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Staten Island, New York, United States

Tuesday, March 22, 2011

"Imagination and the Changing Mind" Panel Discussion at MOMA

Wow. I attended this panel discussion last night, held in a packed auditorium at the Museum of Modern Art. It was presented by the MoMA Alzheimer's Project (http://www.moma.org/meetme/). It blew the lid off my thinking about people with Alzheimer's and about the incredible capacity of ALL our minds to grow through creative interaction. I left feeling so hopeful.

A woodcut Mom did of me when I was in jr. high.
My mother has Alzheimer's. She was a very accomplished watercolorist, exhibiting in Iowa and always improving her skills. She and I were art buddies. We attended ballets, symphony concerts, and art exhibitions together since I was old enough to sit still, at age 7. My parents supported my art lessons at the Sioux City Art Center for years (thank heaven for art centers!). Mom and I were in life drawing classes there together when I was in high school.

Now, we go on daily walks when I visit home. She surprised me one day when she stopped to look at a rabbit on a lawn and said "I know the rabbit and the grass are different colors, but look! They have the same value."  She still sees the world through an artist's eyes. Somehow, I think that without a lot of the junk in her head that fills up so much of our daily thinking, she is truly living in the moment, experiencing the world anew.
A watercolor Mom did of the family cat.
A watercolor Mom did of a New Mexico landscape.

Which brings me back to last night's panel. The panel was very distinguished, made up of scientists and arts professionals. The surface of brain research and related arts programming could only be scratched in an hour and a half. It's astonishing how little has been known until lately about how the aging brain works. There has also been a value system at work in our society, dismissing older people as not being valuable contributors to society and therefore not worthy of study. I think it's changing with Baby Boomers becoming senior citizens and living longer lives. Towards the end of the discussion, some concrete prescriptions were formulated, based on the  research and experience of the panel members.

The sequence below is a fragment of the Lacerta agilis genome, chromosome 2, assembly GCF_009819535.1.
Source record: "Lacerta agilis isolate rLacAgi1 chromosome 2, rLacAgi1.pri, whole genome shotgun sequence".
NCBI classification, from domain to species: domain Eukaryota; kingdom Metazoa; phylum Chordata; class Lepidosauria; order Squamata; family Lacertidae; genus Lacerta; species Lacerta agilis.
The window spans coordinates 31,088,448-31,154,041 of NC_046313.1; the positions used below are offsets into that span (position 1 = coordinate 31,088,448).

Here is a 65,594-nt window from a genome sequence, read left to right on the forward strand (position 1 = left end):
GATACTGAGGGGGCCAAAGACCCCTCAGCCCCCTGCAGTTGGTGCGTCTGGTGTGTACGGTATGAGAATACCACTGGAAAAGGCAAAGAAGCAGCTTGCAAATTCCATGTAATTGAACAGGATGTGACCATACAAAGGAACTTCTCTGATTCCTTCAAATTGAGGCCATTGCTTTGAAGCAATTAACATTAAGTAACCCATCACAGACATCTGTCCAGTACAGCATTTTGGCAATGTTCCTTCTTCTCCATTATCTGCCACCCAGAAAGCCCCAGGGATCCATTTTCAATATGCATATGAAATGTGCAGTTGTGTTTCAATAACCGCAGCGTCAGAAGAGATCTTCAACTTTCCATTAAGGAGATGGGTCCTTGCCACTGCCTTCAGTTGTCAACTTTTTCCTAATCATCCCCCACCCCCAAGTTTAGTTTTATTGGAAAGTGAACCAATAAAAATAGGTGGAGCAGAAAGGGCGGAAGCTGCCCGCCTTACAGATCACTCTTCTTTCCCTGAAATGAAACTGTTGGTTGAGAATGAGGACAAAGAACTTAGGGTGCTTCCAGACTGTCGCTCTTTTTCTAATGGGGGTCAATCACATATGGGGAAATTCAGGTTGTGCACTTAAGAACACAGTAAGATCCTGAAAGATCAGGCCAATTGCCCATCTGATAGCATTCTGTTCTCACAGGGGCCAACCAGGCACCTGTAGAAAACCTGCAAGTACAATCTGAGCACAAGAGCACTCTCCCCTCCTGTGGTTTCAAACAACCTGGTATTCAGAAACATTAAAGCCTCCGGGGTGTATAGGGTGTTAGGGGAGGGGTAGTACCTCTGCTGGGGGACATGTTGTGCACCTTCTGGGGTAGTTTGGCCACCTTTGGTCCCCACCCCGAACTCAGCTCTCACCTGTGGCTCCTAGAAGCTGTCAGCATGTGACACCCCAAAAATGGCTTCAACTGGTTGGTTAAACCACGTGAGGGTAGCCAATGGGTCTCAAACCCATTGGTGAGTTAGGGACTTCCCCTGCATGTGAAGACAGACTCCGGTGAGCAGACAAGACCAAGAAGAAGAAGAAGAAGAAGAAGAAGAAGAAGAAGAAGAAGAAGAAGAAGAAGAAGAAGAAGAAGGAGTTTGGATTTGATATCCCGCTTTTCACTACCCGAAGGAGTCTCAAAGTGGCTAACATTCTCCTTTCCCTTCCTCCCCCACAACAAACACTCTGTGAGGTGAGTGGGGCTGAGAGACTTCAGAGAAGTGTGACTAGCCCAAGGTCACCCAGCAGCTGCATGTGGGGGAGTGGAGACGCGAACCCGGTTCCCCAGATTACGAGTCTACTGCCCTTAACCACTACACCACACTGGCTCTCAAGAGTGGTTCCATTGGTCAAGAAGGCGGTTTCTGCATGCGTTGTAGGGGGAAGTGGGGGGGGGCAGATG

Here are some actions specifically for people with Alzheimer's but that we can all put into action:

  • Integrate play into education and senior programs (and I would add - into ALL our lives).
  • Increase the number of ways to communicate. 
  • Keep engaging with other people throughout our lives.
  • Keep physically active throughout our lives.
  • Share what we know. We all have a human responsibility to do so.
  • Use art to engage each other emotionally and psychologically.

I had heard about the panel discussion through my part time job at City Access New York, which is a member of the Museum Access Consortium, an organization comprised of representatives of cultural institutions, service organizations, educational institutions, design firms and consultants.  The goal is to enable people with disabilities to access cultural facilities of all types. You can learn more at the website http://www.cityaccessny.org/mac. I have learned alot about changing museum experiences for people with different abilities through attending their discussions.

To see some of my own small collages, visit my Etsy store.

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